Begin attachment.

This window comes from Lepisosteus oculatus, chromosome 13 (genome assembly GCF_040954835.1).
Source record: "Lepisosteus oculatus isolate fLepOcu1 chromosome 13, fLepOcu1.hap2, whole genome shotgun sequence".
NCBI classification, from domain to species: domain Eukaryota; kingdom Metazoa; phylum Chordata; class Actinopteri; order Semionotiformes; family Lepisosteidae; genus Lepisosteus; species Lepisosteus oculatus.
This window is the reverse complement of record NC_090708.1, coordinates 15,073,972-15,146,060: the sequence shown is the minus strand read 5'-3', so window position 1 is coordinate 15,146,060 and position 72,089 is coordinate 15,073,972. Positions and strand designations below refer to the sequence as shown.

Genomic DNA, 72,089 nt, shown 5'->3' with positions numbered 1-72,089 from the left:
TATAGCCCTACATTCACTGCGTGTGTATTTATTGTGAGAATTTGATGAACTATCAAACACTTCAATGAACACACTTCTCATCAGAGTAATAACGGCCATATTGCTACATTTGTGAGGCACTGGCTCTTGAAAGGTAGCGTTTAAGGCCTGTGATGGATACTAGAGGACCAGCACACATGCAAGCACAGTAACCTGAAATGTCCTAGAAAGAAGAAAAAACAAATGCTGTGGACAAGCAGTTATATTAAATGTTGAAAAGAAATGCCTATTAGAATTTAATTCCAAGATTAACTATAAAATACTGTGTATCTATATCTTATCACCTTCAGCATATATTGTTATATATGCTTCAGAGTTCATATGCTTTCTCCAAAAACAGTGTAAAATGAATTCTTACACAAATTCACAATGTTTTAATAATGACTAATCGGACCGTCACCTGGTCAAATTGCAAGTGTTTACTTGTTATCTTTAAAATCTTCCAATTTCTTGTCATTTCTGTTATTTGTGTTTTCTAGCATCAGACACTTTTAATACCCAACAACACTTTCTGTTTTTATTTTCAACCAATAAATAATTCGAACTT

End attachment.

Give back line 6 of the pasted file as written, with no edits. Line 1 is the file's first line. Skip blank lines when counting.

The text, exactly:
TATAGCCCTACATTCACTGCGTGTGTATTTATTGTGAGAATTTGATGAACTATCAAACACTTCAATGAACACACTTCTCATCAGAGTAATAACGGCCATATTGCTACATTTGTGAGGCACTGGCTCTTGAAAGGTAGCGTTTAAGGCCTGTGATGGATACTAGAGGACCAGCACACATGCAAGCACAGTAACCTGAAATGTCCTAGAAAGAAGAAAAAACAAATGCTGTGGACAAGCAGTTATATTAAATGTTGAAAAGAAATGCCTATTAGAATTTAATTCCAAGATTAACTATAAAATACTGTGTATCTATATCTTATCACCTTCAGCATATATTGTTATATATGCTTCAGAGTTCATATGCTTTCTCCAAAAACAGTGTAAAATGAATTCTTACACAAATTCACAATGTTTTAATAATGACTAATCGGACCGTCACCTGGTCAAATTGCAAGTGTTTACTTGTTATCTTTAAAATCTTCCAATTTCTTGTCATTTCTGTTATTTGTGTTTTCTAGCATCAGACACTTTTAATACCCAACAACACTTTCTGTTTTTATTTTCAACCAATAAATAATTCGAACTT